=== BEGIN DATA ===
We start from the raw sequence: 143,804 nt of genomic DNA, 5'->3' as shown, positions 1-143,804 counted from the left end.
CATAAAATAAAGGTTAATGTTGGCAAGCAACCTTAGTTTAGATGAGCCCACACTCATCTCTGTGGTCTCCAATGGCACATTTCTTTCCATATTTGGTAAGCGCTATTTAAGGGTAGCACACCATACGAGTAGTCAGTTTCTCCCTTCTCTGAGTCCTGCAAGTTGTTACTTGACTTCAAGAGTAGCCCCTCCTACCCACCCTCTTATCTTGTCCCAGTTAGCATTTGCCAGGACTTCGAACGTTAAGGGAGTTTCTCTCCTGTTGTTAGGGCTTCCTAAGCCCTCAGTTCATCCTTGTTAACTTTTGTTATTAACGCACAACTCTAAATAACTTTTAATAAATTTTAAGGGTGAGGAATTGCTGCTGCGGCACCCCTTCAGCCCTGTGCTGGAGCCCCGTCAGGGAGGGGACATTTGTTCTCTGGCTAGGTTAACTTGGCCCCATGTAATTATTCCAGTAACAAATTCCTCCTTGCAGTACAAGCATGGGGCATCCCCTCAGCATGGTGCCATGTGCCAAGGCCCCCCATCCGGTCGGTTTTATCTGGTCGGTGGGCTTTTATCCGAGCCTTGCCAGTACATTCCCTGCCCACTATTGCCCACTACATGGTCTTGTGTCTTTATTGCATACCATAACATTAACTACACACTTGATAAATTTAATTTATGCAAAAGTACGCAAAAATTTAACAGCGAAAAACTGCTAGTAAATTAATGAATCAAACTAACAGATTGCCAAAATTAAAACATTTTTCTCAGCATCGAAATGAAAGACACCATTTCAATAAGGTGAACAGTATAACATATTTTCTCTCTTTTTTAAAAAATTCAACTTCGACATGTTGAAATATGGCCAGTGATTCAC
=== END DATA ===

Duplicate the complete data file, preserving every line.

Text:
We start from the raw sequence: 143,804 nt of genomic DNA, 5'->3' as shown, positions 1-143,804 counted from the left end.
CATAAAATAAAGGTTAATGTTGGCAAGCAACCTTAGTTTAGATGAGCCCACACTCATCTCTGTGGTCTCCAATGGCACATTTCTTTCCATATTTGGTAAGCGCTATTTAAGGGTAGCACACCATACGAGTAGTCAGTTTCTCCCTTCTCTGAGTCCTGCAAGTTGTTACTTGACTTCAAGAGTAGCCCCTCCTACCCACCCTCTTATCTTGTCCCAGTTAGCATTTGCCAGGACTTCGAACGTTAAGGGAGTTTCTCTCCTGTTGTTAGGGCTTCCTAAGCCCTCAGTTCATCCTTGTTAACTTTTGTTATTAACGCACAACTCTAAATAACTTTTAATAAATTTTAAGGGTGAGGAATTGCTGCTGCGGCACCCCTTCAGCCCTGTGCTGGAGCCCCGTCAGGGAGGGGACATTTGTTCTCTGGCTAGGTTAACTTGGCCCCATGTAATTATTCCAGTAACAAATTCCTCCTTGCAGTACAAGCATGGGGCATCCCCTCAGCATGGTGCCATGTGCCAAGGCCCCCCATCCGGTCGGTTTTATCTGGTCGGTGGGCTTTTATCCGAGCCTTGCCAGTACATTCCCTGCCCACTATTGCCCACTACATGGTCTTGTGTCTTTATTGCATACCATAACATTAACTACACACTTGATAAATTTAATTTATGCAAAAGTACGCAAAAATTTAACAGCGAAAAACTGCTAGTAAATTAATGAATCAAACTAACAGATTGCCAAAATTAAAACATTTTTCTCAGCATCGAAATGAAAGACACCATTTCAATAAGGTGAACAGTATAACATATTTTCTCTCTTTTTTAAAAAATTCAACTTCGACATGTTGAAATATGGCCAGTGATTCAC